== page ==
Mount Sinai’s Yvette Calderon, MD, MS, Receives Prestigious Award From Society for Academic Emergency Medicine

Top honor recognizes her commitment to justice, equity, diversity, and inclusion through scholarship, mentorship, and leadership

ChatGPT can be helpful for Black women’s self-education about HIV, PrEP

The artificial intelligence (AI) chatbot called ChatGPT is a powerful way for Black women to educate themselves about HIV prevention, as it provides reliable and culturally sensitive information, according to a study in The Journal of the Association of Nurses in AIDS Care (JANAC), the official journal of the Association of Nurses in AIDS Care.

Perinatal Transmission of HIV Can Lead to Cognitive Deficits

Perinatal transmission of HIV to newborns is associated with serious cognitive deficits as children grow older, according to a detailed analysis of 35 studies conducted by Georgetown University Medical Center neuroscientists. The finding helps pinpoint the geographic regions and factors that may be important for brain development outcomes related to perinatal HIV infection: mother-to-child HIV transmission during pregnancy, labor and delivery, or breastfeeding.

Wake Forest University School of Medicine, Advocate Health and Vysnova Partners Awarded $3.4 Million Contract by CDC to Lead Large-Scale Sexually Transmitted Infection Research Project

Wake Forest University School of Medicine, Advocate Health and Vysnova Partners have been awarded a $3.4 million, four-year contract to study HIV, Mpox and other sexually transmitted infections (STIs).

Study Shows HIV Remission Is Possible for Children Started on Very Early Antiretroviral Therapy

Research co-led by an investigator at Johns Hopkins Children’s Center shows that four children born with HIV who were safely removed from antiretroviral therapy (ART) continued to have undetectable levels of the virus for about a year or more without treatment. The children were among 54 newborns who were given very early treatment within the first 48 hours of life — rather than within weeks or months, as is typical.
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Measles: How to Spot it, When to Seek Care and Importance of Vaccination

As the Measles outbreak continues to grow in Florida, Francesca Torriani, MD, infectious disease specialist with UC San Diego Health is available to discuss symptoms to look out for, when to seek medical care, and the importance of vaccination. Biography…

Prof. Dr. Thanyavee Puthanakit, National Outstanding Researcher in Medical Science, with Clinical Research on the Treatment and Prevention of HIV in Youth

Prof. Dr. Thanyavee expressed her appreciation and honor for receiving the Outstanding Researcher Award.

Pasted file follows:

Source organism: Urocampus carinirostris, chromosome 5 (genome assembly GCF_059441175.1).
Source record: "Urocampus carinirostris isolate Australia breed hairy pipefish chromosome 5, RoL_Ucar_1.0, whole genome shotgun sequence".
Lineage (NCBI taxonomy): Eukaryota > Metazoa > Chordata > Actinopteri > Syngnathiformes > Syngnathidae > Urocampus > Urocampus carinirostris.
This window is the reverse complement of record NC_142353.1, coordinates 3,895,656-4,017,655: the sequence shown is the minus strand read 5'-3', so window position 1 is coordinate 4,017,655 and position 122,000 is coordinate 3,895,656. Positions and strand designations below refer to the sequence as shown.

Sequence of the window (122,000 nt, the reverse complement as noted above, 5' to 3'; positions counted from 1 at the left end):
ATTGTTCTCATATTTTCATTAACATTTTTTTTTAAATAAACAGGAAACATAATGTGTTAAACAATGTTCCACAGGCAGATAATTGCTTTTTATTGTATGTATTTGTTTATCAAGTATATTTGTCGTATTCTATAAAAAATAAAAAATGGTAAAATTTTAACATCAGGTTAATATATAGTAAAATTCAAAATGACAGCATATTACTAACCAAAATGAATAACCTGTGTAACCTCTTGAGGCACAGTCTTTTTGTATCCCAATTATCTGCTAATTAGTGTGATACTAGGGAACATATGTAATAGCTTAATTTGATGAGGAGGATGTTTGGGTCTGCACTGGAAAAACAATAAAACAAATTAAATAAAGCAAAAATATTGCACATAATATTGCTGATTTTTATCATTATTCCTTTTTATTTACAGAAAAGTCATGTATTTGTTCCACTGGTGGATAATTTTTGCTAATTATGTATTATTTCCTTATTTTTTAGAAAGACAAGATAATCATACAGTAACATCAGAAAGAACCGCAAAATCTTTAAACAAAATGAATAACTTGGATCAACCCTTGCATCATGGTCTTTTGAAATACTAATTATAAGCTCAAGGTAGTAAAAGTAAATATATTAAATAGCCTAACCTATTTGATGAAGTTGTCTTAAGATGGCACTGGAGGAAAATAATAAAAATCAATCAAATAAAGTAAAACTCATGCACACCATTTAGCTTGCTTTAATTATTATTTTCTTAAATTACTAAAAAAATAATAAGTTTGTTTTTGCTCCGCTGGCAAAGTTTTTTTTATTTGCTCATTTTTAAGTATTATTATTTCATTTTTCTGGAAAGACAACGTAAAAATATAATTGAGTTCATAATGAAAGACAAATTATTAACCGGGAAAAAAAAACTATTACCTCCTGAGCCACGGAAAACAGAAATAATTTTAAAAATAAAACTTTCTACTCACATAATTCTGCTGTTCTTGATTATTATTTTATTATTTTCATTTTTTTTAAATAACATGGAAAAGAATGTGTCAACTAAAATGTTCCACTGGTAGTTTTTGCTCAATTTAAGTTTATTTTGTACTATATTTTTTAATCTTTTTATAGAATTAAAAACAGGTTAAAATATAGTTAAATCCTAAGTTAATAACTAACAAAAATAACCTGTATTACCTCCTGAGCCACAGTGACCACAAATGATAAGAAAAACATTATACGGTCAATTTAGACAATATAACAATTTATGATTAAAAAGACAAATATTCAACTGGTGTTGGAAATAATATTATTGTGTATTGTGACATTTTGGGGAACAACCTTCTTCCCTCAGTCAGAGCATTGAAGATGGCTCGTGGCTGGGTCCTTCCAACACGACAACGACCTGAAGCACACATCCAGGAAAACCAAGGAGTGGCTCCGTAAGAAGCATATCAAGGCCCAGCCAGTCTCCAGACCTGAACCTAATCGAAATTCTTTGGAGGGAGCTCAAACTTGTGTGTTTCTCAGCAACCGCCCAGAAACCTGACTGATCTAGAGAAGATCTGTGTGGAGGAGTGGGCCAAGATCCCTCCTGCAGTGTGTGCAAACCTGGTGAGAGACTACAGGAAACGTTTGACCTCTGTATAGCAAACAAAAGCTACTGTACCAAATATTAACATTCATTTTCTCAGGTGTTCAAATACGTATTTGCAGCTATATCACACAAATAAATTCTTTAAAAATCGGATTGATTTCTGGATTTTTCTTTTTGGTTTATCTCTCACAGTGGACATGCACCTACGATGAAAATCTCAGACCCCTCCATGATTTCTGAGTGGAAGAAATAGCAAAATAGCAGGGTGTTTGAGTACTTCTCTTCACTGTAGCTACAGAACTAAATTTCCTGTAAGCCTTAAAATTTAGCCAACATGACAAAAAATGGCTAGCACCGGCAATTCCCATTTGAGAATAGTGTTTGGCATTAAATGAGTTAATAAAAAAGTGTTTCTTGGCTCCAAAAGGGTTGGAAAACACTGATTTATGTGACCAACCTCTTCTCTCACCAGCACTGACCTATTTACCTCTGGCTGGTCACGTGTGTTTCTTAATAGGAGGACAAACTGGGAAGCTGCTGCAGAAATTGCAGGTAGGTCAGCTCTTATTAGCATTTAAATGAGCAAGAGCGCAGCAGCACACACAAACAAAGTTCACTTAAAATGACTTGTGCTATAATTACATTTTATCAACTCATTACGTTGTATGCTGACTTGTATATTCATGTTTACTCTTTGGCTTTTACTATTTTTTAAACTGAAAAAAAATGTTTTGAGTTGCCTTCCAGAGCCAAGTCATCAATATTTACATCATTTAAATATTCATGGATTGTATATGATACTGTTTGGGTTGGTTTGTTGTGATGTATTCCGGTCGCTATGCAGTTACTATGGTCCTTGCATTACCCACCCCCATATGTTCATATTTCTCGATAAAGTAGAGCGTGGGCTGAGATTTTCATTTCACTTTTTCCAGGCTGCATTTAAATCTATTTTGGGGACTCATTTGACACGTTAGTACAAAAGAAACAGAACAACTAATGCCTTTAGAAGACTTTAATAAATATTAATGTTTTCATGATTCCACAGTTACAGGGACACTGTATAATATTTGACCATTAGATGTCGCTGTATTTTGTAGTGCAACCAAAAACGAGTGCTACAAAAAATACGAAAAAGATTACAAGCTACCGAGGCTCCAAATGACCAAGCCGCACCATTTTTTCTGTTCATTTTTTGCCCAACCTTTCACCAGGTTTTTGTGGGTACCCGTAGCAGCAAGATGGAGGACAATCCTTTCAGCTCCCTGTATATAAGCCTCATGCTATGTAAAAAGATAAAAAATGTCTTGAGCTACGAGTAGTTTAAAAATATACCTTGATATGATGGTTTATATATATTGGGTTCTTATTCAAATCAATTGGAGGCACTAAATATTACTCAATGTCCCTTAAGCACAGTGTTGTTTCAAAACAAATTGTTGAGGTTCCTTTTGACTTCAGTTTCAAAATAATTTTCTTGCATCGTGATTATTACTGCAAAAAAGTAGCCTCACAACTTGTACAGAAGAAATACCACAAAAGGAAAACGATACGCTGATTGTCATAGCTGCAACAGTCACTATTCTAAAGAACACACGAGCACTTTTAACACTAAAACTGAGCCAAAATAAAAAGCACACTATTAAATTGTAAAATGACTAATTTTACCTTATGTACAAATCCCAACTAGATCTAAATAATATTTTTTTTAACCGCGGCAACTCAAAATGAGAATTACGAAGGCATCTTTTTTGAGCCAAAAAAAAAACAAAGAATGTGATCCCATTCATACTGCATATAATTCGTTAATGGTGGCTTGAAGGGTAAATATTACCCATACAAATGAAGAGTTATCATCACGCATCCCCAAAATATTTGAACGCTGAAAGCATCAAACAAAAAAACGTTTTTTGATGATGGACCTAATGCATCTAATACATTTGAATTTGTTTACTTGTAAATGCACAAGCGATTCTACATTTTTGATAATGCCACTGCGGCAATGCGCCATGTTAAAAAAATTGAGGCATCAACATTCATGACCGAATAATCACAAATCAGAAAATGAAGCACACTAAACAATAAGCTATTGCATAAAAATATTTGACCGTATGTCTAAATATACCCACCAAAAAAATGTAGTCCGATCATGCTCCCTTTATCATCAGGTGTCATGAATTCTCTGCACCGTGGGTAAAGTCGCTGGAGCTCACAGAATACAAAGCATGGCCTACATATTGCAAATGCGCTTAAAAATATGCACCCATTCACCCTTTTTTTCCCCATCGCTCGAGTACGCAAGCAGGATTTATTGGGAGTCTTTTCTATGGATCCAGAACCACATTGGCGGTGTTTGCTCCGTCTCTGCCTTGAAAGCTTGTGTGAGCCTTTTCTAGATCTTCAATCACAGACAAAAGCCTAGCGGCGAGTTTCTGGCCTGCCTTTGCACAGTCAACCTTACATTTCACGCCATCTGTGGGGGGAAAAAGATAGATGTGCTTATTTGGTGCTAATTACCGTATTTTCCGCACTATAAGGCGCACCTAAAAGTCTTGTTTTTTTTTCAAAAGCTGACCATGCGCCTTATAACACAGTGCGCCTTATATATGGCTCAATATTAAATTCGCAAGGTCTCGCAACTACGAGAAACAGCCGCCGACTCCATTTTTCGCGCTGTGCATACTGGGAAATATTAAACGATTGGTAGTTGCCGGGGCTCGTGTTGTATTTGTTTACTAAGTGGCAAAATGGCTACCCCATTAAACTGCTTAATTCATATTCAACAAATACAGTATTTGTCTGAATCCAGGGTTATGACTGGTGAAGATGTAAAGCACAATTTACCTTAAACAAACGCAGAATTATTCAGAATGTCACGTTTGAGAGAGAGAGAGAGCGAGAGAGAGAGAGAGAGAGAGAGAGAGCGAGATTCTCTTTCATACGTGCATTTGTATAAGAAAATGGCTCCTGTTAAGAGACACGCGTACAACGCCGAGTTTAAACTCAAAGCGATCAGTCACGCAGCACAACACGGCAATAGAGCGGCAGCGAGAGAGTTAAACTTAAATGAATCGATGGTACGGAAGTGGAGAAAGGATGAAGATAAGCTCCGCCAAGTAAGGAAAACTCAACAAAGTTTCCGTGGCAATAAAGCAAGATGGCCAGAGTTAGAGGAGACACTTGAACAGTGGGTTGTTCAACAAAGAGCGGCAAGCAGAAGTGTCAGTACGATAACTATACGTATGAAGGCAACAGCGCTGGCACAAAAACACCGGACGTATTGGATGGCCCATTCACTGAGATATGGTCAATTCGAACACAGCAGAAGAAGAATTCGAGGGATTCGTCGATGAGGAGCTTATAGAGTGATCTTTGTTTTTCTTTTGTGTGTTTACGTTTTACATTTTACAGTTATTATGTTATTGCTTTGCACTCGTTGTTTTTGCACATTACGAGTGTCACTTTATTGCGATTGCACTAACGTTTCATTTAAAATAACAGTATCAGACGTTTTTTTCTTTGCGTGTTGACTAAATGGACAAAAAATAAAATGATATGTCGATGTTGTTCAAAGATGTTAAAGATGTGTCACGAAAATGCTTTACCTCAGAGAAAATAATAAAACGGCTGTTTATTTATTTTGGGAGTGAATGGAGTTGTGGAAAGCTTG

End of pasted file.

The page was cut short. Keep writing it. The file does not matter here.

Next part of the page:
New Community Partnership Model Boosts Inclusion of Participants into HIV Cure-Directed Research

Scientists have long used community advisory boards to engage communities and provide feedback on studies, but this model has limitations. Now, Wistar Institute researchers are sharing how a more inclusive model for community engagement can lead to deeper insights and greater community participation in HIV research.

Gender, race and socioeconomic status are associated with comorbidity in people with HIV who smoke

High rates of smoking among people with HIV are associated with high rates of comorbid health problems – which are associated with characteristics including gender, race/ethnicity, and socioeconomic status, according to a study in the July issue of The Journal of the Association of Nurses in AIDS Care (JANAC). The official journal of the Association of Nurses in AIDS Care, JANAC is published in the Lippincott portfolio by Wolters Kluwer.

Rensselaer Researcher Uses Pressure To Understand RNA Dynamics

Just as space holds infinite mysteries, when we zoom in at the level of biomolecules (one trillion times smaller than a meter), there is still so much to learn.Rensselaer Polytechnic Institute’s Catherine Royer, Constellation Chair Professor of Bioinformatics and Biocomputation at the Shirley Ann Jackson, Ph.D. Center for Biotechnology and Interdisciplinary Studies (CBIS) and professor of biological sciences, is dedicated to understanding the conformational landscapes of biomolecules and how they modulate cell function.

Penile HIV Infection is Effectively Prevented by Antiretroviral Treatment

Researchers at the UNC School of Medicine’s International Center for the Advancement of Translational Science and the Institute for Global Health and Infectious Diseases have developed a new approach for the detailed evaluation of HIV infection throughout the entire male genital tract, HIV acquisition via the penis and the efficient prevention of penile HIV infection. The study was published in mBio by the American Society of Microbiology.